Running Is Only About You

April 4, 2013

Last weekend I went for a run in Central Park, something I never do. I prefer to stay downtown, cross the East River on the Williamsburg bridge and go from there.
For this one time, however, I went uptown on the Hudson River Park and entered CP from Columbus Circle @59th st.
“Whoa!” was my reaction as I entered the park and saw that tsunami of runners hitting the pavement. It was tad overwhelming, to be honest.
It was actually so jam-packed that I had to dart between people. A bumper-to-bumper situation, without the bumpers, of course.
As I was making my way through this massive wave of runners I noticed that there was a good amount of beginners. Which is cool, people hitting the road to get healthier. I like that.
However, I saw that most of them spent their time (and energy) twisting their heads looking at other runners instead of concentrating on their own run. As if they were under constant scrutiny by more experienced/faster runners. Which is such a stupid thing to do in the first place.
Being an experienced runner I feel like I need to share this secret: we (i.e., faster/experienced runners) do not give a “fat rat ass” about other runners; all we care about is our pace, heart rate, time and the distance we’re covering. Simple as that.
You run slower? We don’t care. Actually is not that we don’t care, we are just concentrating on our own run and we can’t be bothered to look around. That’s about it. We might get angry if you get in our way (well, really angry), but unless that happens, we’re cool.

Credit: Image courtesy of

All this just to say that when you run all you have to care about is YOU!
Remember, it’s you versus your distance versus your time. What happens around you is non-relevant.
Look and use other runners as a source of inspiration but don’t compare yourself to them. Most certainly don’t judge yourself by what the others can do. Make it only about how good you can be at beating yourself.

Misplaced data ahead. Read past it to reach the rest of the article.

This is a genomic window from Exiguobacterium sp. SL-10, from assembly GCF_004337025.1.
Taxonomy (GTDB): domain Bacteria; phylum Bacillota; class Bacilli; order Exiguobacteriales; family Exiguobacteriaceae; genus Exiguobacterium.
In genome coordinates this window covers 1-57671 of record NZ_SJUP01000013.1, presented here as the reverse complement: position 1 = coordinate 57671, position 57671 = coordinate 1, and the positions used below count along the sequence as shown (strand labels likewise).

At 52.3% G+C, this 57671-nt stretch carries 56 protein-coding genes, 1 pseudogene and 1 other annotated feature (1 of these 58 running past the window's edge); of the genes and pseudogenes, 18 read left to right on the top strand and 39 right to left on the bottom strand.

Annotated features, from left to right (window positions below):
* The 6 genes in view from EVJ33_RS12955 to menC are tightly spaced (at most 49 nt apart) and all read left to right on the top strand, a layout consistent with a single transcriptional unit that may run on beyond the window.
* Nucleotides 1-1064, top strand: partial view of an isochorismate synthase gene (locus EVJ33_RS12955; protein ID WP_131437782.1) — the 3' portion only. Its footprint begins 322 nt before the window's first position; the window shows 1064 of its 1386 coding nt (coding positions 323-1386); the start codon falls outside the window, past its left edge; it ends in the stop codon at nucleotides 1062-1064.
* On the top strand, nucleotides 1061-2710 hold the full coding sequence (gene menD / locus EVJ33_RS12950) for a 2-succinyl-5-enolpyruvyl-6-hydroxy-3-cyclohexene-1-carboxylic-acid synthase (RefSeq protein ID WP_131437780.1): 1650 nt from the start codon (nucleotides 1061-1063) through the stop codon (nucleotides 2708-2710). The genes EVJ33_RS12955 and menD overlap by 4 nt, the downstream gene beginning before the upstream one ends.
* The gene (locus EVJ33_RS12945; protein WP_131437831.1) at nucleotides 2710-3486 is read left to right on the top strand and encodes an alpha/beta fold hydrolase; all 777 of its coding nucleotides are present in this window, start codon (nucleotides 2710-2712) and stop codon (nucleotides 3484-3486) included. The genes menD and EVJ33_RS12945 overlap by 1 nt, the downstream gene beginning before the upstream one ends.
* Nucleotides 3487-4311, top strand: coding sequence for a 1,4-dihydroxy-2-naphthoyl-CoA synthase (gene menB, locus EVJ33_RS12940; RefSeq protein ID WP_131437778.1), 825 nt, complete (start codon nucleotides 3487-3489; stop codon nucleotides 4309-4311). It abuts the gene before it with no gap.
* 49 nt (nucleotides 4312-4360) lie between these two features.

No one knows if you’re at mile 1, mile 6 or at mile 12. So unless you’re competing in a race, comparing yourself to others is completely useless and just a waste of energy.
Also, don’t worry about how you look like, training has nothing to do with looks or fashion.
Your running gear has to be efficient and has to work for you. That’s how far as it should go. You’ll start sweating and eventually get ugly, and that’s the beauty of it. Learn to embrace it.
If you feel like you need to stop, stop. No biggies. It’s not a failure. Remember that everybody had to start and stop somewhere. We’ve all been there. No one was born with running shoes and with marathon-ready legs. No one.
What really matters is that you are out there, running and getting better with each step.


  1. I agree that the run is all about you, but I think we've all experienced that feeling of insecurity when running with others. On my run this morning I was talking to a friend about wanting to run with another woman I know because she's a bit faster than myself to help me increase speed, but yet I worry she'll think "this girl is slowing me down" and will she? Probably not, but until I force myself to get on the road with her I'll remain insecure.

  2. Completely my thoughts!! I'm always looking at my watch, how I feel, and testing how far I can push myself during a race. Yeah, it's nice to win, but a PR is worth a lot more to me than a medal or award. I also think beginning runners are awesome - they're being welcomed in to a whole new lifestyle and community!

  3. This is great advice and made me think. I have just started running and I live in the middle of the English countryside, so I haven't experience other runners. But I could see how in that situation newbies (like myself) would be comparing themselves to others. But this is great advice and one that I will remember when seeing another runner. :)


  4. thanks, this post is so inspiring!
    i could never do running and hated running when I was at high school
    now I a waiting for a little bit more warmer days (I live in Estonia and it's still -2c here and pavements is still in the most parts covered with ice))\
    but I decided to go and buy the right shoes and chose the road to start with interval training. I just have to do it!

  5. I agree! I am focused on my breathing, stride and whatever podcast I have playing that keeps my mind from thinking about stopping. It's a personal experience, I don't think I would like weaving in and out of the crowds!

  6. This is great advice. I always compare myself to others and it's so depressing. I should really start to mind my own business, really.